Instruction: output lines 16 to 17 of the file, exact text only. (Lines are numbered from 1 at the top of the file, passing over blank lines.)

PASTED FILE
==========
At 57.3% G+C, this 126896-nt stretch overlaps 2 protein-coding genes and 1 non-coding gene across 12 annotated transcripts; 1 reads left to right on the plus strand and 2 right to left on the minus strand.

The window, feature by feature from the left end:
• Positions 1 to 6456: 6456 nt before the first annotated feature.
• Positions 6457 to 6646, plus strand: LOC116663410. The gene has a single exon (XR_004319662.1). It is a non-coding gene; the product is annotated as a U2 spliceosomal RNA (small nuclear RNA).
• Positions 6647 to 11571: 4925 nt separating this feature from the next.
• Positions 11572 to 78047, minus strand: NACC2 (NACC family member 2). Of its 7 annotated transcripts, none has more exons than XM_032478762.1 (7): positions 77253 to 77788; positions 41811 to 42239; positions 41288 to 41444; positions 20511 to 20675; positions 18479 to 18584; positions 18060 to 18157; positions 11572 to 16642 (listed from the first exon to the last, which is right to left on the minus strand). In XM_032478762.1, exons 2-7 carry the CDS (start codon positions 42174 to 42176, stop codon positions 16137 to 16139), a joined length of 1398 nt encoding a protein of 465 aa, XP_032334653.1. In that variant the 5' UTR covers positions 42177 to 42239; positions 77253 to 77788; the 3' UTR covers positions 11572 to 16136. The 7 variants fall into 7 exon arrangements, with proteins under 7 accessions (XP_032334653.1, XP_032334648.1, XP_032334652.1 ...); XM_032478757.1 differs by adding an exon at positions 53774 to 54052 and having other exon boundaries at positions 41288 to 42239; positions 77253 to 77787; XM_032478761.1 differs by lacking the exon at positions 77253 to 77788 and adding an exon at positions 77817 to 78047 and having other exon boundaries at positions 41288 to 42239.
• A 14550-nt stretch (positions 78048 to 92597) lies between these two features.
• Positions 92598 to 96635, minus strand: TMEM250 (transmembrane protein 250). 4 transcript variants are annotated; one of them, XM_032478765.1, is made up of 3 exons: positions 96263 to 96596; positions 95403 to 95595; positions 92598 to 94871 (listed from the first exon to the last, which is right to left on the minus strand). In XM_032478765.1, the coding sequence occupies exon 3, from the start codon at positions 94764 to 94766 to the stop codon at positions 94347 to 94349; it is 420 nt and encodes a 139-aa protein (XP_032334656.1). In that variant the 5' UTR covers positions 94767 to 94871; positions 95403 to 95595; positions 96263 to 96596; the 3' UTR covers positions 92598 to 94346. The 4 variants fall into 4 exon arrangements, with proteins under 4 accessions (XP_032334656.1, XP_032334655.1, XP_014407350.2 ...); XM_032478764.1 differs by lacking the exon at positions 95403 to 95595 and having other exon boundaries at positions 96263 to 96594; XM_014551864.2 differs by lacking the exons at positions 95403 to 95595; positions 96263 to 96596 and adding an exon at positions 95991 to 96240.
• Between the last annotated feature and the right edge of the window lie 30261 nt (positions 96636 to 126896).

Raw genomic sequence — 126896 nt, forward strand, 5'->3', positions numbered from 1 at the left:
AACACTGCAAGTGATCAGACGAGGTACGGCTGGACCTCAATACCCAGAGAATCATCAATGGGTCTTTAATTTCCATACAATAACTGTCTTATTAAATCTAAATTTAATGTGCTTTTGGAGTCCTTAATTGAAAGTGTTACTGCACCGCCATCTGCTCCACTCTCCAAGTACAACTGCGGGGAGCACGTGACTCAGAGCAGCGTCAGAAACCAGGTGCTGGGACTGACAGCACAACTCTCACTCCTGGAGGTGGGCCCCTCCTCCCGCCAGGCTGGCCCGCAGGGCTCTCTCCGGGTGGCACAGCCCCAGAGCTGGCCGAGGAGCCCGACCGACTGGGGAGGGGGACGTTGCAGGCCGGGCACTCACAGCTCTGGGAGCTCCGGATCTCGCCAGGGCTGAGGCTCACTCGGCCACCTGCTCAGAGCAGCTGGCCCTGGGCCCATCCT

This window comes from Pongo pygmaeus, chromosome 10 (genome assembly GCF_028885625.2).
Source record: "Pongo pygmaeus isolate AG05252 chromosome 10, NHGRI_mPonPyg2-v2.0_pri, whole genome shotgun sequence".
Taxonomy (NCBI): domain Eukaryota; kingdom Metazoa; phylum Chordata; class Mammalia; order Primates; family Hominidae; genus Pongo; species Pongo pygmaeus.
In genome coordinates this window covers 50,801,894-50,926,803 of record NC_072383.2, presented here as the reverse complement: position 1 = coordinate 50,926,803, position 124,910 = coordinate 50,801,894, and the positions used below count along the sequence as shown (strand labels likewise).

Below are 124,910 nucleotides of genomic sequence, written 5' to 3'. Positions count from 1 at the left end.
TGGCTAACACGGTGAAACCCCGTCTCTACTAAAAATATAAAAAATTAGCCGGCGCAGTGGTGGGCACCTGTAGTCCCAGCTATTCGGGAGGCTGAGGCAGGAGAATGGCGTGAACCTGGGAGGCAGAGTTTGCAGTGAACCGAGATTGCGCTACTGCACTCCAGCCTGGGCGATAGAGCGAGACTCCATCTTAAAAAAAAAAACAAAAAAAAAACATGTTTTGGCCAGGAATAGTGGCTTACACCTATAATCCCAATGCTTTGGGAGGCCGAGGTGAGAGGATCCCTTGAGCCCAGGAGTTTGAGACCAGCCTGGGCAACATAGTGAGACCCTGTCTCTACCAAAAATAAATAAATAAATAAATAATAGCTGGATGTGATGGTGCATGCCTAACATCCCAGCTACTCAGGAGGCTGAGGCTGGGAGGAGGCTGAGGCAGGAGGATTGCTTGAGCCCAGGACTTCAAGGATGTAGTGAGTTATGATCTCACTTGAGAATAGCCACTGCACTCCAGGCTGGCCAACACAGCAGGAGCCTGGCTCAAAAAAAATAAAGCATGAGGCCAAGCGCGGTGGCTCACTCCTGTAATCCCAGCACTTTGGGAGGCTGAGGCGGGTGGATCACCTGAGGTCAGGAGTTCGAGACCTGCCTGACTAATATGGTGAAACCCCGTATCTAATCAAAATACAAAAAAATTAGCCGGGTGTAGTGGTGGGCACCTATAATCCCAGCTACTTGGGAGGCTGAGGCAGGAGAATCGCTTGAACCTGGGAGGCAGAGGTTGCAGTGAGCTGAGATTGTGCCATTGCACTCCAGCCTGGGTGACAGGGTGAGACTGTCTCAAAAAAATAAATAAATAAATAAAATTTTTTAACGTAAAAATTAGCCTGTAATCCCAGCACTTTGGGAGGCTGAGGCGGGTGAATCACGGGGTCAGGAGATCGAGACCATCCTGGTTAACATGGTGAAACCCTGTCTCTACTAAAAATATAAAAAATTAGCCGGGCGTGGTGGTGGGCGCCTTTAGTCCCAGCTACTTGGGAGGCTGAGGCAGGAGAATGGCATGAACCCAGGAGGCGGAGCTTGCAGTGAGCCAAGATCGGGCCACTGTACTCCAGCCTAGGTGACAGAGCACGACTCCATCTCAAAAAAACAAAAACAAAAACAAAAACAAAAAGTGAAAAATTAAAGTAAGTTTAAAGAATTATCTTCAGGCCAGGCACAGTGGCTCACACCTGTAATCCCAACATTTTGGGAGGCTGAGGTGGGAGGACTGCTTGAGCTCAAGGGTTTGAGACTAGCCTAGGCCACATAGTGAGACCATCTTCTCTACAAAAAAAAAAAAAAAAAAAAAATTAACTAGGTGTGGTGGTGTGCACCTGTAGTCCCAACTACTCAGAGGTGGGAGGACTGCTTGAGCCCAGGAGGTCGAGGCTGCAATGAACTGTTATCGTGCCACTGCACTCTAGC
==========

Below are 124,910 nucleotides of genomic sequence, written 5' to 3'. Positions count from 1 at the left end.
TGGCTAACACGGTGAAACCCCGTCTCTACTAAAAATATAAAAAATTAGCCGGCGCAGTGGTGGGCACCTGTAGTCCCAGCTATTCGGGAGGCTGAGGCAGGAGAATGGCGTGAACCTGGGAGGCAGAGTTTGCAGTGAACCGAGATTGCGCTACTGCACTCCAGCCTGGGCGATAGAGCGAGACTCCATCTTAAAAAAAAAAACAAAAAAAAAACATGTTTTGGCCAGGAATAGTGGCTTACACCTATAATCCCAATGCTTTGGGAGGCCGAGGTGAGAGGATCCCTTGAGCCCAGGAGTTTGAGACCAGCCTGGGCAACATAGTGAGACCCTGTCTCTACCAAAAATAAATAAATAAATAAATAATAGCTGGATGTGATGGTGCATGCCTAACATCCCAGCTACTCAGGAGGCTGAGGCTGGGAGGAGGCTGAGGCAGGAGGATTGCTTGAGCCCAGGACTTCAAGGATGTAGTGAGTTATGATCTCACTTGAGAATAGCCACTGCACTCCAGGCTGGCCAACACAGCAGGAGCCTGGCTCAAAAAAAATAAAGCATGAGGCCAAGCGCGGTGGCTCACTCCTGTAATCCCAGCACTTTGGGAGGCTGAGGCGGGTGGATCACCTGAGGTCAGGAGTTCGAGACCTGCCTGACTAATATGGTGAAACCCCGTATCTAATCAAAATACAAAAAAATTAGCCGGGTGTAGTGGTGGGCACCTATAATCCCAGCTACTTGGGAGGCTGAGGCAGGAGAATCGCTTGAACCTGGGAGGCAGAGGTTGCAGTGAGCTGAGATTGTGCCATTGCACTCCAGCCTGGGTGACAGGGTGAGACTGTCTCAAAAAAATAAATAAATAAATAAAATTTTTTAACGTAAAAATTAGCCTGTAATCCCAGCACTTTGGGAGGCTGAGGCGGGTGAATCACGGGGTCAGGAGATCGAGACCATCCTGGTTAACATGGTGAAACCCTGTCTCTACTAAAAATATAAAAAATTAGCCGGGCGTGGTGGTGGGCGCCTTTAGTCCCAGCTACTTGGGAGGCTGAGGCAGGAGAATGGCATGAACCCAGGAGGCGGAGCTTGCAGTGAGCCAAGATCGGGCCACTGTACTCCAGCCTAGGTGACAGAGCACGACTCCATCTCAAAAAAACAAAAACAAAAACAAAAACAAAAAGTGAAAAATTAAAGTAAGTTTAAAGAATTATCTTCAGGCCAGGCACAGTGGCTCACACCTGTAATCCCAACATTTTGGGAGGCTGAGGTGGGAGGACTGCTTGAGCTCAAGGGTTTGAGACTAGCCTAGGCCACATAGTGAGACCATCTTCTCTACAAAAAAAAAAAAAAAAAAAAAATTAACTAGGTGTGGTGGTGTGCACCTGTAGTCCCAACTACTCAGAGGTGGGAGGACTGCTTGAGCCCAGGAGGTCGAGGCTGCAATGAACTGTTATCGTGCCACTGCACTCTAGC